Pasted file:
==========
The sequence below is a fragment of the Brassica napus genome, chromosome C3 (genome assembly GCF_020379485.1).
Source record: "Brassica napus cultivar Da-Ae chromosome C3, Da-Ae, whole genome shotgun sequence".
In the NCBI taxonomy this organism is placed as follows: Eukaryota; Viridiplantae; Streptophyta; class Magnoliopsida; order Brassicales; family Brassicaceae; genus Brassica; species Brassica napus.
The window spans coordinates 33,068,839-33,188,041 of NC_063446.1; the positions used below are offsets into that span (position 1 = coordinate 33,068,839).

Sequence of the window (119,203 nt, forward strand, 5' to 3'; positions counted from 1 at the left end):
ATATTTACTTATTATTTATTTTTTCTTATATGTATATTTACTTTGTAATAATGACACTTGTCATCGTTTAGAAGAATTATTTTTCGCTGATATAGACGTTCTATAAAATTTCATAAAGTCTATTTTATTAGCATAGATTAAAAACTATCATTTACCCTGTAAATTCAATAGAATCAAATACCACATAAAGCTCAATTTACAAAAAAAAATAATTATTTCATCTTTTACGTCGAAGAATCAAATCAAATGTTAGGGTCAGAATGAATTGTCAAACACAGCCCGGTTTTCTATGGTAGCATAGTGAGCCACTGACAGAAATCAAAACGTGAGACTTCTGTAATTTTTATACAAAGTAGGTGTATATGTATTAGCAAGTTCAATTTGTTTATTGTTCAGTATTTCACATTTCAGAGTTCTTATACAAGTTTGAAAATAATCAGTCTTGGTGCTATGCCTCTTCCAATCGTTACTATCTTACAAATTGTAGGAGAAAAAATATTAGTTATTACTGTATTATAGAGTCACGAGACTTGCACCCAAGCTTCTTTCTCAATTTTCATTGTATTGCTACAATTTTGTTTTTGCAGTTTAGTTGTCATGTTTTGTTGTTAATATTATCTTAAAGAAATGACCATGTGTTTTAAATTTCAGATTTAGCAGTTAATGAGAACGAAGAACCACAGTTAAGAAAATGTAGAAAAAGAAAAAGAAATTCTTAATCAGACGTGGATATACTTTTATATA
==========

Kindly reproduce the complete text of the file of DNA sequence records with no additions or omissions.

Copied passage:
The sequence below is a fragment of the Brassica napus genome, chromosome C3 (genome assembly GCF_020379485.1).
Source record: "Brassica napus cultivar Da-Ae chromosome C3, Da-Ae, whole genome shotgun sequence".
In the NCBI taxonomy this organism is placed as follows: Eukaryota; Viridiplantae; Streptophyta; class Magnoliopsida; order Brassicales; family Brassicaceae; genus Brassica; species Brassica napus.
The window spans coordinates 33,068,839-33,188,041 of NC_063446.1; the positions used below are offsets into that span (position 1 = coordinate 33,068,839).

Sequence of the window (119,203 nt, forward strand, 5' to 3'; positions counted from 1 at the left end):
ATATTTACTTATTATTTATTTTTTCTTATATGTATATTTACTTTGTAATAATGACACTTGTCATCGTTTAGAAGAATTATTTTTCGCTGATATAGACGTTCTATAAAATTTCATAAAGTCTATTTTATTAGCATAGATTAAAAACTATCATTTACCCTGTAAATTCAATAGAATCAAATACCACATAAAGCTCAATTTACAAAAAAAAATAATTATTTCATCTTTTACGTCGAAGAATCAAATCAAATGTTAGGGTCAGAATGAATTGTCAAACACAGCCCGGTTTTCTATGGTAGCATAGTGAGCCACTGACAGAAATCAAAACGTGAGACTTCTGTAATTTTTATACAAAGTAGGTGTATATGTATTAGCAAGTTCAATTTGTTTATTGTTCAGTATTTCACATTTCAGAGTTCTTATACAAGTTTGAAAATAATCAGTCTTGGTGCTATGCCTCTTCCAATCGTTACTATCTTACAAATTGTAGGAGAAAAAATATTAGTTATTACTGTATTATAGAGTCACGAGACTTGCACCCAAGCTTCTTTCTCAATTTTCATTGTATTGCTACAATTTTGTTTTTGCAGTTTAGTTGTCATGTTTTGTTGTTAATATTATCTTAAAGAAATGACCATGTGTTTTAAATTTCAGATTTAGCAGTTAATGAGAACGAAGAACCACAGTTAAGAAAATGTAGAAAAAGAAAAAGAAATTCTTAATCAGACGTGGATATACTTTTATATA